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Nitrous oxide levels

The recent role of the greenhouse effect

Since the Industrial Revolution began around 1750, human activities have contributed substantially to climate change by adding CO2 and other heat-trapping gases to the atmosphere. These greenhouse gas emissionshave increased the greenhouse effect and caused Earth’s surface temperature to rise. The primary human activity affecting the amount and rate of climate change is greenhouse gas emissions from the burning of fossil fuels.

The main greenhouse gases

The most important GHGs directly emitted by humans include carbon dioxide (CO2), methane (CH4), nitrous oxide (N2O), and several others. The sources and recent trends of these gases are detailed below.

Carbon dioxide 

Carbon dioxide is the primary greenhouse gas that is contributing to recent climate change. CO2 is absorbed and emitted naturally as part of the carbon cycle, through plant and animal respiration, volcanic eruptions, and ocean-atmosphere exchange. Human activities, such as the burning of fossil fuels and changes in land use, release large amounts of CO2, causing concentrations in the atmosphere to rise.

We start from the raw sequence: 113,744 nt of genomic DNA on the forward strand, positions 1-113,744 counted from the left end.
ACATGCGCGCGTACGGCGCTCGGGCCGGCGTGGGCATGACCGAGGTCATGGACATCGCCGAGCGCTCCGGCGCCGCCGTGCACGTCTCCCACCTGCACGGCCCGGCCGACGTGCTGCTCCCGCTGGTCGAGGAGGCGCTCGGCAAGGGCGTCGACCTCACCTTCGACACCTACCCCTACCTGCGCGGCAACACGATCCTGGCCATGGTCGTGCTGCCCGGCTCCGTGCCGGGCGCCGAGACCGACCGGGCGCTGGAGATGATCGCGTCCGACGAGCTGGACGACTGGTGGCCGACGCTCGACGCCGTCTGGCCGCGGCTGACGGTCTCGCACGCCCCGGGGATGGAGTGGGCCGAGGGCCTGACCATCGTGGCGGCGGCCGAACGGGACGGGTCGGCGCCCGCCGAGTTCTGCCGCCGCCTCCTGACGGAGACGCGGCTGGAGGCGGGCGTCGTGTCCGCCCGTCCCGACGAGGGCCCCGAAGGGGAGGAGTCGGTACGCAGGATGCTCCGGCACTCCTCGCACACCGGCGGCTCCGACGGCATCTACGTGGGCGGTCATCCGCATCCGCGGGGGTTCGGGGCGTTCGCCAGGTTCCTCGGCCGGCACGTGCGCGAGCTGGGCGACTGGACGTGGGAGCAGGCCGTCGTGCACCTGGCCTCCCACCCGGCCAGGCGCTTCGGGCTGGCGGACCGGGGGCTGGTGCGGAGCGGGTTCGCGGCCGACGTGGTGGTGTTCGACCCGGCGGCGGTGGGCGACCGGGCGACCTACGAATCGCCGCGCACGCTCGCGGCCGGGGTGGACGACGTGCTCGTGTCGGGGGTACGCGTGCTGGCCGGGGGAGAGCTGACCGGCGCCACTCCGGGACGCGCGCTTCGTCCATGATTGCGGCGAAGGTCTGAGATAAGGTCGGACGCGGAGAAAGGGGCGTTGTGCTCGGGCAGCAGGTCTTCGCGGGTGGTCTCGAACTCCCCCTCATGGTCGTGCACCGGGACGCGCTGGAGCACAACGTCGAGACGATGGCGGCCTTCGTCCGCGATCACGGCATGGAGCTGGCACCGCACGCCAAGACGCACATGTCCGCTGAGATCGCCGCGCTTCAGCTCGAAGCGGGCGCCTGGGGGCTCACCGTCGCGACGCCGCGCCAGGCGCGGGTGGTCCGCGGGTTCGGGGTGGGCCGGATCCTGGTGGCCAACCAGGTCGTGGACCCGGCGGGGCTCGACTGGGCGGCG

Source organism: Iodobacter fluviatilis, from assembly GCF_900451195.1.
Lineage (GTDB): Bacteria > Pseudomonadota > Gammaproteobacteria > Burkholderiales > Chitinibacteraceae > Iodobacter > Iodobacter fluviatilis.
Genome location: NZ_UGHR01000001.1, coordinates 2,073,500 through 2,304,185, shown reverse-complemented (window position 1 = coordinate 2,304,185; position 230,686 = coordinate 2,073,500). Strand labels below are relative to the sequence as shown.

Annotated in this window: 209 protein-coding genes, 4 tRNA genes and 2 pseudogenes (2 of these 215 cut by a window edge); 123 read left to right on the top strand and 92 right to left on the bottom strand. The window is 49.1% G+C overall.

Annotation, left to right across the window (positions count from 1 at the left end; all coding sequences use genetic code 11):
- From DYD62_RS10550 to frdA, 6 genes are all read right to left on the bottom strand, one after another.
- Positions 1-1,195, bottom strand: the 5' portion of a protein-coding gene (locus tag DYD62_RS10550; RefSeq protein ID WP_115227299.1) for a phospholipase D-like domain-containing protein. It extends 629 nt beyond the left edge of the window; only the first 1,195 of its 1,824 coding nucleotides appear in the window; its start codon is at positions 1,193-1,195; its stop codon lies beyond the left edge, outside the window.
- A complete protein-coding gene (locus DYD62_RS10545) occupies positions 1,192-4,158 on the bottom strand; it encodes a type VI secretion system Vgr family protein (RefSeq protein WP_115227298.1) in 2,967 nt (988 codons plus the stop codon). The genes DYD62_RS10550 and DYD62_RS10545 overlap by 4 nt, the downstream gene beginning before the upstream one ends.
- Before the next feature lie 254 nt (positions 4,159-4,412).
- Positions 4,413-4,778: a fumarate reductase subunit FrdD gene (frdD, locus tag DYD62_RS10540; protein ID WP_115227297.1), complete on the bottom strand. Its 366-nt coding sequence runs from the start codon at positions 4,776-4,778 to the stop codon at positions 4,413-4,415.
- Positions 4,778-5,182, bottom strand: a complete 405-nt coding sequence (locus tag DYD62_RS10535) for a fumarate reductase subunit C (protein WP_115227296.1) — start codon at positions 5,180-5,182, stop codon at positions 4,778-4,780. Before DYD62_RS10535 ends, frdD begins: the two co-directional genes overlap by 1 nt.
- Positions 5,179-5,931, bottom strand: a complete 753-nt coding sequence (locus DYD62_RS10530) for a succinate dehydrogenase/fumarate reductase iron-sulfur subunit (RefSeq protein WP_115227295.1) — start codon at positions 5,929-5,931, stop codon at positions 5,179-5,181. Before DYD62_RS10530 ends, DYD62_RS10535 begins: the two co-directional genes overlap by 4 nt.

Atmospheric CO2 concentrations have increased by more than 40% since pre-industrial times, from approximately 280 parts per million by volume (ppmv) in the 18th century to over 400 ppmv in 2015. The monthly average concentration at Mauna Loa now exceeds 400 ppmv for the first time in human history. The current CO2 level is higher than it has been in at least 800,000 years.[2]

Some volcanic eruptions released large quantities of CO2 in the distant past. However, the U.S. Geological Survey (USGS) reports that human activities now emit more than 135 times as much CO2 as volcanoes each year.

Human activities currently release over 30 billion tons of CO2 into the atmosphere every year.[2] The resultant build-up of CO2 in the atmosphere is like a tub filling with water, where more water flows from the faucet than the drain can take away